#DutchKidLit: Fright Night by Maren Stoffels

Shortlisted for the 2021 Global Literature in Libraries Initiative Translated YA Book Prize

I always thought death would look different.
A bit like in the movies.
Spectacular, sad, or perhaps scary.
But your death was lonely,
even though there were four people around you:
three people watching — and me,
your murderer.

– Murderer, Fright Night

What if you had the chance to put an end to your fears forever?

In a deserted forest outside of town, the Fright Night team organizes an evening event where local teens pay to be confronted with their greatest fears. In groups of five, Fright Nighters walk through pitch black woods where terrifying  jump scares and unnerving scenarios are performed by paid actors in full horror makeup. And just to set an appropriately unsettling tone, before entering the event every participant signs a contract stating that the organizers of Fright Night are “in no way liable for any kind of damage (either physical or emotional)” suffered by a Fright Nighter as a result of participating in Fright Night.

When Sophie came up with the idea to go to Fright Night and invited her friends Quin and Dylan, her main goal was spending more time with Dylan. Now, Sophie is having major second thoughts. There’s no cell phone reception. There’s the creepy contract they all just signed. There’s two strangers that have to join their group to make five total. It’s all more intense than she expected, and she begins to regret her decision. But it’s too late. They are all Fright Nighters now. All Sopie can hope is that that safe word for the night, “Ketchup,” works for when things get too real, and everyone can try to enjoy the experience.

Meanwhile, Dylan is struggling to keep himself together as his darkest secrets threaten to be exposed. Fright Night for him is all too real, but he does everything he can to try and stay in control in front of Quin and Sophie.  It might not be enough, though, to keep him from breaking from the weight of the memories of his mother and what she put him through for so many years.

What Sophie and Dylan don’t know is that their worries are justified. There are two older boys, Kelly and Sandy, also waiting in the Fright Night woods for the event to begin, new actors looking for some quick cash and something more. They are ready to feel powerful. They have a very different idea about what Fright Nighters will find in scare zones in the woods. They have plans for making this Fright Night a night no one will ever forget. And Sophie and Dylan are about to unwittingly hand them multiple reasons to do their worst.

With a horror-film inspired cover that demands to be picked up and imminent danger lurking on the dark paths through the woods, Fright Night is a page-turning thriller. Sophisticated readers might anticipate the twists coming, but readers looking for a suspenseful read with a dash of romance won’t care and will gobble this up. This is the practically perfect YA Halloween read, full of secrets and revenge, crushes, and a shocking death for readers ages 14 and up.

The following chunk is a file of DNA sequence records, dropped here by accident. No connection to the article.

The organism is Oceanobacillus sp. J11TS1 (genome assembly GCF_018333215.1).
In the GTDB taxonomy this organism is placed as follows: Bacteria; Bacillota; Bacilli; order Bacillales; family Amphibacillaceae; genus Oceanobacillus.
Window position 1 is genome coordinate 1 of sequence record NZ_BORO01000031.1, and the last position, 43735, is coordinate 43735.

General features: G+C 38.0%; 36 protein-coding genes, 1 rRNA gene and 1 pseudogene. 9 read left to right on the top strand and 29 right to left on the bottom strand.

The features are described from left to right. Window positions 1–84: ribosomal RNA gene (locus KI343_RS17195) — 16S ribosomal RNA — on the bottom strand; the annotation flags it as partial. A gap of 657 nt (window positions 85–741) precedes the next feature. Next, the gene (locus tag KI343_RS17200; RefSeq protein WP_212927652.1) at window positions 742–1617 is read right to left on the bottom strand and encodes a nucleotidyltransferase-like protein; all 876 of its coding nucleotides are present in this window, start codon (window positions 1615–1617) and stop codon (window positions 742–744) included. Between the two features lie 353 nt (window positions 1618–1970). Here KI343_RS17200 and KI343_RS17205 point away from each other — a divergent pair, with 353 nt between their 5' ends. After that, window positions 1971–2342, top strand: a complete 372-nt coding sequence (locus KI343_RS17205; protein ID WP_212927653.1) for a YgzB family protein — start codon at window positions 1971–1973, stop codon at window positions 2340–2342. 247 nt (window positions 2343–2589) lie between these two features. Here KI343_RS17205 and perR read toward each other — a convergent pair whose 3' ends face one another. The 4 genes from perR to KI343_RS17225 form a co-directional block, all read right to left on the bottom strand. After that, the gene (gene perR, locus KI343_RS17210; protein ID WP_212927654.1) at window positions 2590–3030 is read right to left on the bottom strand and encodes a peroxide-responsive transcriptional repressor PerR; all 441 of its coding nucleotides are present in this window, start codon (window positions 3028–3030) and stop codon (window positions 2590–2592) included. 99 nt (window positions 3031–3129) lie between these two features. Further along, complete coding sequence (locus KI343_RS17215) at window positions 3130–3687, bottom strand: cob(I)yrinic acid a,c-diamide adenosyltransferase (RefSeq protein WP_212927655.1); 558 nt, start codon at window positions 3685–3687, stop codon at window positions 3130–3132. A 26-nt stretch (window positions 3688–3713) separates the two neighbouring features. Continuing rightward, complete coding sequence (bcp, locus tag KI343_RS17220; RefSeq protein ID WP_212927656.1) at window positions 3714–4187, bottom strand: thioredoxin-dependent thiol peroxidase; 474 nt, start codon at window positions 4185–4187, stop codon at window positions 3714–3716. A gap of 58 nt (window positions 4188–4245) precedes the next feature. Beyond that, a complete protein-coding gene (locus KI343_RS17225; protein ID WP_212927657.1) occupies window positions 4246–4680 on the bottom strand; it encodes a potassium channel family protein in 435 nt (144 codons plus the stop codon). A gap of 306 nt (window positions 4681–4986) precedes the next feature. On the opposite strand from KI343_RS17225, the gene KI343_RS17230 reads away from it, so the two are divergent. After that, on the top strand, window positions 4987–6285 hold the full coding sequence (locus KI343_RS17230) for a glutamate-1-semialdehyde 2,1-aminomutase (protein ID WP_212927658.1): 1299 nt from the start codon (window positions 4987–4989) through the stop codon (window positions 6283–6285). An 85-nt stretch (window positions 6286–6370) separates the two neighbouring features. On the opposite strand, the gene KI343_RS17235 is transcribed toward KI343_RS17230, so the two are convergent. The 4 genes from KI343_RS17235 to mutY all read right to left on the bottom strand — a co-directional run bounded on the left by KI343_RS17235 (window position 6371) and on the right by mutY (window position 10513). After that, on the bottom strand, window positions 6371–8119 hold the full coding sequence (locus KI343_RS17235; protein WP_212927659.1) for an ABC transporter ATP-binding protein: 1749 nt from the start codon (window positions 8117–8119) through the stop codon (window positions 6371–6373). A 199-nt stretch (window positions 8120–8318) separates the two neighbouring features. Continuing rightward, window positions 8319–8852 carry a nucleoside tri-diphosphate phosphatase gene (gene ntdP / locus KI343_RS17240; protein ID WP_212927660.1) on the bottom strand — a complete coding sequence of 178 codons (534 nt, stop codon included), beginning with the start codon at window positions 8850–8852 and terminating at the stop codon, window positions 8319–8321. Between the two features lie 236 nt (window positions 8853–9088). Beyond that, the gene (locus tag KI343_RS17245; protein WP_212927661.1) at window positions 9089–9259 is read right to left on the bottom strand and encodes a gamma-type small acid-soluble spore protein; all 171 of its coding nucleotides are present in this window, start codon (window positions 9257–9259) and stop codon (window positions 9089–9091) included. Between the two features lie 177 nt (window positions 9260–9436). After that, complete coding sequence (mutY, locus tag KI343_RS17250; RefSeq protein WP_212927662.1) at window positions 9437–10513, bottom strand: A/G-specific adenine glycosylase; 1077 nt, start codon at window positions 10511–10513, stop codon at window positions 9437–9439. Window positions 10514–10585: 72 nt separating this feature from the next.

Fright Night
Written by Maren Stoffels
Translated from the original Dutch by Laura Watkinson
Published by Underlined, 2020
Originally published 2018 as Fright Night by Leopold
ISBN: 9781782691761

You can buy a copy of Fright Night here.

Awards:

Shortlisted for the 2021 Global Literature in Libraries Initiative Translated YA Book Prize

This post may contain affiliate links that earn Global Literature in Libraries Initiative a commission at no extra cost to you.

Maren Stoffels (1988) is an author of young adult novels. She published her first book when she was 17 and continued to publish influential novels for young adults. Her three recent books have been published in the United States. She likes stories that are based on real experiences. Reading her books make you feel like it could all happen to you. And maybe it will…
Laura Watkinson translates from Dutch, Italian and German into English. She studied medieval and modern languages at St Anne’s College, Oxford University, followed by a Master of Studies in European literature. She went on to teach in various locations, including the universities of Erlangen-Nuremberg and Milan, before returning to university to take a Masters in English and applied linguistics at RCEAL and Trinity Hall, Cambridge University. Watkinson has been a full-time literary translator since 2003. Follow Laura on Twitter @Laura_Wat.
Kim Tyo-Dickerson, seen here visiting the Kinderboekenmuseum/Children’s Book Museum in The Hague, is the Upper School Librarian and Head of Libraries at the International School of Amsterdam. Kim has a Master of Library and Information Science (MLIS) from Syracuse University in Syracuse, New York, a Master of Arts in English and a Bachelor of Philosophy in Interdisciplinary Studies from Miami University in Oxford, Ohio. She is one of the founding members of the grassroots professional learning project International Teacher Librarians Lead (inTLlead) and is committed to world libraries, literatures, and literacies. Originally from United States, she has lived on three continents and worked in international school libraries for 16 years in both Europe and Africa. Kim’s languages include English, German, and Dutch. You can follow her on Twitter @kimtyodickerson.

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